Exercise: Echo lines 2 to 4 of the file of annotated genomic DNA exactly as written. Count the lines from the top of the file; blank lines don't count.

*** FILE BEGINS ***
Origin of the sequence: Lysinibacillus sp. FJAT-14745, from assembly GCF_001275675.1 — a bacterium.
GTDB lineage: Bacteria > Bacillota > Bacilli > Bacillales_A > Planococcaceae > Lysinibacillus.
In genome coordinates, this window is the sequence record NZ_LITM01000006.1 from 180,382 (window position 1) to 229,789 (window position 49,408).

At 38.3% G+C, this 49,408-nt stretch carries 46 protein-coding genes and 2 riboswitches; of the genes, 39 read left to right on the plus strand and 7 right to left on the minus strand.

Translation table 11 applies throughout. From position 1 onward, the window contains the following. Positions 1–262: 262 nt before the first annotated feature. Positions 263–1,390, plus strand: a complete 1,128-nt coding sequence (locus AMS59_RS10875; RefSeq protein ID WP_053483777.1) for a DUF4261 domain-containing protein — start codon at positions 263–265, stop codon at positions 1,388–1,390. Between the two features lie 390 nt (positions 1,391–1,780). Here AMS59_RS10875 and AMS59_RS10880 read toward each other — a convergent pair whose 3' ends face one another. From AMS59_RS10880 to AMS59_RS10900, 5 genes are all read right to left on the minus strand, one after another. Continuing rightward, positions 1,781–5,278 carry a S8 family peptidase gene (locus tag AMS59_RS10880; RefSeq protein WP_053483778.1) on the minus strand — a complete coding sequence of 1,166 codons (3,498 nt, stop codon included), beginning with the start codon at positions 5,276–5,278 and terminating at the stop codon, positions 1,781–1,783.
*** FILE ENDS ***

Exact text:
GTDB lineage: Bacteria > Bacillota > Bacilli > Bacillales_A > Planococcaceae > Lysinibacillus.
In genome coordinates, this window is the sequence record NZ_LITM01000006.1 from 180,382 (window position 1) to 229,789 (window position 49,408).

At 38.3% G+C, this 49,408-nt stretch carries 46 protein-coding genes and 2 riboswitches; of the genes, 39 read left to right on the plus strand and 7 right to left on the minus strand.